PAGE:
I Love Sumac!

Now that’s not an opinion you don’t hear very often. I try to get my clients to love it too or, if they can’t enjoy Smooth Sumac for its unusual beauty, to at least appreciate the shrub for the myriad species of wildlife that it supports.

American Robins Eating Sumac ©Kim Smith 2014American Robin Flock Eating Smooth Sumac (Rhus glabra) Berries

Yesterday while walking through Halibut Reservation with daughter Liv, we encountered a very large flock of robins devouring seeds of sumac. The beautiful clump of sumac, with its bare crooked, leaning trunks and raspberry pink furry seedheads made a striking combination of shapes and textures against the windswept ocean vista. We disturbed the robin feast, but then Liv walked further down the path to photograph the Atlantic and I stayed behind, half hidden by an evergreen tree. The robins quickly returned to the ripened seedheads and I got to snap away until the next walker came along.

Smooth Sumac (Rhus glabra) is a shrub that naturally forms colonies; it can also be grown as a beautiful single-trunk tree. The yellowy-green flowers on female plants give way to deep rusty red berries held in erect, pyramidal clusters. What makes sumac so invaluable to wildlife? The fruits persist through the winter, providing nourishment for many, many species of birds and small mammals. Additionally, the foliage is a larval host plant for the Coral Hairstreak Butterfly!

robinarrivalsAmerican Robin and Winterberry photo submitted by Jacqueline Bennett. Thanks Jacqueline for sharing your beautiful photo!

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Liv submits apparition from Halibut Point

17 comments

  • There were 15 to 20 robins in my backyard about 10 days back, and I don’t have any sumac. I’d love to know what they arrived for, so that I can make sure that it’s present, year in and year out. Any ideas? We grew kale, tomatoes, and herbs, and have a perennial garden. But all of these were, to my eyes, well buried by snow.

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    • You are right–they are not there for the summer veggies that you grow. What trees and shrubs do you have nearby Sarah? If not sure, send a photo and we’ll try to figure it out.

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  • No Robins on Annapolis ~ we still have the red birds and blues birds when those big pesky black birds don’t chase them away. A couple of beautiful small woodpeckers have appeard ~ causing us all to check our houses for rotten wood! The snow does provide a beautiful backdrop for watching the birds while waiting for spring ~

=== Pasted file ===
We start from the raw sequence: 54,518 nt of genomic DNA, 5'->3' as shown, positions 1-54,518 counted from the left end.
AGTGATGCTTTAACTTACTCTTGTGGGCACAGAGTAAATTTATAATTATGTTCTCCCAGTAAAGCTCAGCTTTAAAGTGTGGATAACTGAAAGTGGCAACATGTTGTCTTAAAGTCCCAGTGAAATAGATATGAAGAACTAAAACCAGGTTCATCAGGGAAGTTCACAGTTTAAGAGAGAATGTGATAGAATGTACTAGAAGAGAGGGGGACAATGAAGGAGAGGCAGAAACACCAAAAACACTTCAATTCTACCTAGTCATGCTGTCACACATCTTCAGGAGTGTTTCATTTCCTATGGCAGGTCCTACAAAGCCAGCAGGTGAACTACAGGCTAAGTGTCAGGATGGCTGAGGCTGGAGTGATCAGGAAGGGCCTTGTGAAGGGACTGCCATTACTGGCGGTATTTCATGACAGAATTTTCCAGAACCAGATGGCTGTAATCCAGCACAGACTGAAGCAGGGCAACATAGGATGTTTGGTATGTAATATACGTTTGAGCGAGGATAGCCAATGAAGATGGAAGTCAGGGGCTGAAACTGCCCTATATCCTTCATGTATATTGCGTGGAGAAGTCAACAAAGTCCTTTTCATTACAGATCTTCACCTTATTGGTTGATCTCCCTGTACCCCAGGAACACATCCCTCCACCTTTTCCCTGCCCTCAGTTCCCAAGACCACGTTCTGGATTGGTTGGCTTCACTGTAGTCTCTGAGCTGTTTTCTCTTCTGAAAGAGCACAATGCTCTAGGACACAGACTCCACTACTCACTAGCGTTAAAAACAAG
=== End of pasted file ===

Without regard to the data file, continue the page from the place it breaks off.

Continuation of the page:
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    • You have bluebirds in your yard-I love it! Is it the starlings that are chasing the bluebirds? European Starlings compete directly with bluebirds.

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      • Yes ~ when the blue birds and red birds are together it’s the jackpot ~ smaller black birds with yellow are a treat as well. I have a neighbor throwing out 3 foot rounds of feed in the tree line of the wooded area after the 100 or so black birds have their fill they venture to our yards and chasing the smaller birds away. However it is interesting to watch the black birds take their turns feeding and send out scouts or guards to neighboring trees.

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  • I had a flock of robins in my crabapple (persistent) tree this morning. Even if they are winter
    robins it was great to see them.

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    • Crabapples are great for robins, especially the species, such as ‘Sargent’s’ crabapple, that bear smaller fruits, which are easier for the birds to eat. Spring is only a few short weeks away Wendy, and after this snowiest of winters, I think we’ll all be dancing in the streets!

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  • Very nice article and pictures – growing up that way we were taught what to look for in the berries color (Sumac-good vs bad along with the coaster favorite Posion Ivy (green to white berries and Posion sumac white berries….Need the music also :-) Beautiful foliage in fall color and birds know whcih berries also.
    The Coasters – Poison Ivy (Original)

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  • Sumac also makes a subtle and refreshing tea, very fine in summer when iced as well.

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    • I have read that and always wanted to try. How exactly do you make yours, if you have a few minutes?

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      • I always keep a stash handy. You can dry and grind them to get a finer tea, or just dry them out and put them in a loose-tea strainer. I made a decent Sumac tea with white pine (Pinus strobus) and Eastern Hemlock (Tsuga canadensis) needles on the fly one morning on the trail. High in Vitamin C and the Sumac covers up the bitter of the pine. I have a few other cool combos with it too if you are curious.

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  • Well you caught me out, Kim, because I have heard of it being drunk in the winter, but personally I have only had it in in the summer. It’s sometimes called Indian Lemonade, and it couldn’t be easier to make. For the strongest flavor, pick the berries in July and August when they are darkest. Put four or five clusters in a pitcher and let it sit for a while (two hours?) to infuse. Some folks add sugar or honey, but I like the tang. One might add a crushed mint leaf or two.

    BTW, I think lots of people are afraid of sumac because of its poisonous cousin, but that has white berries.
    OK, back to work.

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